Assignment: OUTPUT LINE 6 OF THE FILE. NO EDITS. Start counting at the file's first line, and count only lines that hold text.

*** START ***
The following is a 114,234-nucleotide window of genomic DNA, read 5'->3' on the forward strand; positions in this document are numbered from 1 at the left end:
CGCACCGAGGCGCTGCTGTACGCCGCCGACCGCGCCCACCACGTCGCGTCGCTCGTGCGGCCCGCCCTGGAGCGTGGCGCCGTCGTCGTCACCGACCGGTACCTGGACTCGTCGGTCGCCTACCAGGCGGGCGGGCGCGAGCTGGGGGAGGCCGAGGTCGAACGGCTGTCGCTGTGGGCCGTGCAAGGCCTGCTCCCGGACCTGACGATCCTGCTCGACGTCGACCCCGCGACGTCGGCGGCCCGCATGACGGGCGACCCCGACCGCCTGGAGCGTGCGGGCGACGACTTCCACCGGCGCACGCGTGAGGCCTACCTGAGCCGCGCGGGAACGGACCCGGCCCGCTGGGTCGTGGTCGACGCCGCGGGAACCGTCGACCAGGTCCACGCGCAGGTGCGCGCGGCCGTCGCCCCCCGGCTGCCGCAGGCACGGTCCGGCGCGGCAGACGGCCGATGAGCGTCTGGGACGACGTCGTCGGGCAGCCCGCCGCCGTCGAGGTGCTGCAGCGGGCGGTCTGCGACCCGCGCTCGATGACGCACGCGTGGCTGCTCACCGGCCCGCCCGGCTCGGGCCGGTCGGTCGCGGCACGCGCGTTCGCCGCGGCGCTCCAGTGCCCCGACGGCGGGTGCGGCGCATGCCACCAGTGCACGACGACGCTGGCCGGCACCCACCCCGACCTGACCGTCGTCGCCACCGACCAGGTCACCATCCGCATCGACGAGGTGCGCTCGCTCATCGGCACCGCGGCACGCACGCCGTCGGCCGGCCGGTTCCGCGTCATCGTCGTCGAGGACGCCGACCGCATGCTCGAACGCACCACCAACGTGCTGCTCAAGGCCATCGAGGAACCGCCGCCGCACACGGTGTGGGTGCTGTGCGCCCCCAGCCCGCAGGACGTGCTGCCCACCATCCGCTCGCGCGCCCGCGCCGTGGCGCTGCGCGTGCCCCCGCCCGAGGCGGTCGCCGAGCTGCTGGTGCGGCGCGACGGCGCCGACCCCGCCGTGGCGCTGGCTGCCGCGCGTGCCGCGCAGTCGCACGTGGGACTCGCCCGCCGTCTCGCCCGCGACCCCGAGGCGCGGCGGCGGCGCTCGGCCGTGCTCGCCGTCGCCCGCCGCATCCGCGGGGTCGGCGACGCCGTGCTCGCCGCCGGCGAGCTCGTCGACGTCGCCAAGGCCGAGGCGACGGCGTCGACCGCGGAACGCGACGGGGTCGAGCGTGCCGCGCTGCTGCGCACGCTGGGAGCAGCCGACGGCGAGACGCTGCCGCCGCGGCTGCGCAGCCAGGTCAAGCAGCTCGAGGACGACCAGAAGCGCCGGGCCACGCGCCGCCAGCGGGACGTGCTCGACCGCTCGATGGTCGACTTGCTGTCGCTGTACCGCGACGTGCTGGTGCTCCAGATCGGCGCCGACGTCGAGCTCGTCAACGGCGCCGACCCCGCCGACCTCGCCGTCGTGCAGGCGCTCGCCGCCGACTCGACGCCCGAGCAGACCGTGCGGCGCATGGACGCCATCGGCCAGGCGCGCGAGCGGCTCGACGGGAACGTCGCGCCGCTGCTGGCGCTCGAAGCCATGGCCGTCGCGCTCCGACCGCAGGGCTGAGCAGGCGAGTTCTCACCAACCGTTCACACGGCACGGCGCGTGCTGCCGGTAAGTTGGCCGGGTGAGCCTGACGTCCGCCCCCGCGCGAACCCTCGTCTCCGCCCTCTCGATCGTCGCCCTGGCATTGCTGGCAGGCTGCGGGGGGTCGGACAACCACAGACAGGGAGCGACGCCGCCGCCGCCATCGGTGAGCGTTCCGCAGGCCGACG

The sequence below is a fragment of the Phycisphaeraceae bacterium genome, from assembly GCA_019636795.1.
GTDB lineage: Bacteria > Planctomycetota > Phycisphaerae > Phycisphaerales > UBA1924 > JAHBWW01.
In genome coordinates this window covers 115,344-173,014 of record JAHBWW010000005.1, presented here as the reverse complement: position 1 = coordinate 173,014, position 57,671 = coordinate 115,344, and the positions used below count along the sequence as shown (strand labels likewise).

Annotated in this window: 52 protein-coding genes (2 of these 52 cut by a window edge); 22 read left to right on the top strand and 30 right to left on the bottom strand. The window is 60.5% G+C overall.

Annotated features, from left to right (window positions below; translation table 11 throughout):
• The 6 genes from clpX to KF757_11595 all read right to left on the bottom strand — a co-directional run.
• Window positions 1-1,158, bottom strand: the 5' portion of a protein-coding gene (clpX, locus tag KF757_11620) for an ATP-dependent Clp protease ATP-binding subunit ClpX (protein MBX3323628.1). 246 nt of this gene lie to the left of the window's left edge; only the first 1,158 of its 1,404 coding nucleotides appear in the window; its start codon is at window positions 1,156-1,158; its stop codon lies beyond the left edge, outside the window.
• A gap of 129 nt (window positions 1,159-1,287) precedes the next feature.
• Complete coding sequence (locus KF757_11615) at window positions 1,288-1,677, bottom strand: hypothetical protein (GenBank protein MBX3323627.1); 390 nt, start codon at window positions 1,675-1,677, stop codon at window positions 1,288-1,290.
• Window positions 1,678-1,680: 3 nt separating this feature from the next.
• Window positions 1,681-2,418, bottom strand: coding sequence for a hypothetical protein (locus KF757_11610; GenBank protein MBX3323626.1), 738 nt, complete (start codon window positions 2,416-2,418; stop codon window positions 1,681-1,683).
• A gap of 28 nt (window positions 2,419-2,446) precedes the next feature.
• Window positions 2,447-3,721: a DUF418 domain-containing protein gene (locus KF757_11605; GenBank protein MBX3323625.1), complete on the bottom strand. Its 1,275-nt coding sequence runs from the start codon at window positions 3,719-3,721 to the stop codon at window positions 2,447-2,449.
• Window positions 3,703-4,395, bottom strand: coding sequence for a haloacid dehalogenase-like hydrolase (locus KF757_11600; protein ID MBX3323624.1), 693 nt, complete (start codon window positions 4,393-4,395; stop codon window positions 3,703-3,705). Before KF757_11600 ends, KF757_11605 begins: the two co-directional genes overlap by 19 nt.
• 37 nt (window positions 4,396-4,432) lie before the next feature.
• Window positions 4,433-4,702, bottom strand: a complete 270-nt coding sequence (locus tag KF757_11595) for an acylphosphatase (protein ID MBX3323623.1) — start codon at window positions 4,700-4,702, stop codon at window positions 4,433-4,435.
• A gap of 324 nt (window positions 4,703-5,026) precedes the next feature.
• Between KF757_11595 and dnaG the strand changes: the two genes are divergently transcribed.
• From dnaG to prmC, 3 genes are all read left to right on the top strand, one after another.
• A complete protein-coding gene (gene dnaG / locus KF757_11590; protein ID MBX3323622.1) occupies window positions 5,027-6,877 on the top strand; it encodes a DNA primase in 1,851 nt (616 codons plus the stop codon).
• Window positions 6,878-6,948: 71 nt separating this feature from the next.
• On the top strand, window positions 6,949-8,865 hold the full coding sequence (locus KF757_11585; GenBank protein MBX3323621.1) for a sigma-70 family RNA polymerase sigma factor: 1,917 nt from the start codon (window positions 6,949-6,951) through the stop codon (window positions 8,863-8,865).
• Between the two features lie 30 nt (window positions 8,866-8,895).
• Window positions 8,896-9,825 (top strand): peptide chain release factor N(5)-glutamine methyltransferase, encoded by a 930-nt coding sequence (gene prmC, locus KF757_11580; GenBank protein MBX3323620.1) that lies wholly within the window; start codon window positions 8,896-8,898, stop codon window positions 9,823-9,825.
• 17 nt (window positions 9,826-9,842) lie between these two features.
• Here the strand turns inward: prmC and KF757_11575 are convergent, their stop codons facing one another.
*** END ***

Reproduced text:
Annotated in this window: 52 protein-coding genes (2 of these 52 cut by a window edge); 22 read left to right on the top strand and 30 right to left on the bottom strand. The window is 60.5% G+C overall.